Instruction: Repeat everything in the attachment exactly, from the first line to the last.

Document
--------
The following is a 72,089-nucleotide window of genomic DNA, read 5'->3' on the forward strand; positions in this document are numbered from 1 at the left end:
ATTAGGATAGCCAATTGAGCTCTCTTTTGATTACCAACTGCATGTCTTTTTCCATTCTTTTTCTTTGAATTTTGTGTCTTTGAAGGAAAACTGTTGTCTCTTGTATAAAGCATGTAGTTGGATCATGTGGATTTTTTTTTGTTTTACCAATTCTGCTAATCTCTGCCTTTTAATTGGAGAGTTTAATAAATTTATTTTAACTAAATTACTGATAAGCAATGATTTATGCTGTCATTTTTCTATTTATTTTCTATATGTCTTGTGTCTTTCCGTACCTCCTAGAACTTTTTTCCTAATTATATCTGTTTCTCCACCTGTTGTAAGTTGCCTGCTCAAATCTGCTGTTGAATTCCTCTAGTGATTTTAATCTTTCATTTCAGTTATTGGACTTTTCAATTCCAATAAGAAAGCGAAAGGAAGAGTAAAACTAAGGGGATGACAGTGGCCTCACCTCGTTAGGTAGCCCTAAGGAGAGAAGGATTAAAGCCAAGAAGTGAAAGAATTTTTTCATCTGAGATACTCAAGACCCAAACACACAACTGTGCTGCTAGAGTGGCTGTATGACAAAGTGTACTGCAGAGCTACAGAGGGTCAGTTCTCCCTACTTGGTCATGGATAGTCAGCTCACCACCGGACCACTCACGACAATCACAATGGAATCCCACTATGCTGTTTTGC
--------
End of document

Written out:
The following is a 72,089-nucleotide window of genomic DNA, read 5'->3' on the forward strand; positions in this document are numbered from 1 at the left end:
ATTAGGATAGCCAATTGAGCTCTCTTTTGATTACCAACTGCATGTCTTTTTCCATTCTTTTTCTTTGAATTTTGTGTCTTTGAAGGAAAACTGTTGTCTCTTGTATAAAGCATGTAGTTGGATCATGTGGATTTTTTTTTGTTTTACCAATTCTGCTAATCTCTGCCTTTTAATTGGAGAGTTTAATAAATTTATTTTAACTAAATTACTGATAAGCAATGATTTATGCTGTCATTTTTCTATTTATTTTCTATATGTCTTGTGTCTTTCCGTACCTCCTAGAACTTTTTTCCTAATTATATCTGTTTCTCCACCTGTTGTAAGTTGCCTGCTCAAATCTGCTGTTGAATTCCTCTAGTGATTTTAATCTTTCATTTCAGTTATTGGACTTTTCAATTCCAATAAGAAAGCGAAAGGAAGAGTAAAACTAAGGGGATGACAGTGGCCTCACCTCGTTAGGTAGCCCTAAGGAGAGAAGGATTAAAGCCAAGAAGTGAAAGAATTTTTTCATCTGAGATACTCAAGACCCAAACACACAACTGTGCTGCTAGAGTGGCTGTATGACAAAGTGTACTGCAGAGCTACAGAGGGTCAGTTCTCCCTACTTGGTCATGGATAGTCAGCTCACCACCGGACCACTCACGACAATCACAATGGAATCCCACTATGCTGTTTTGC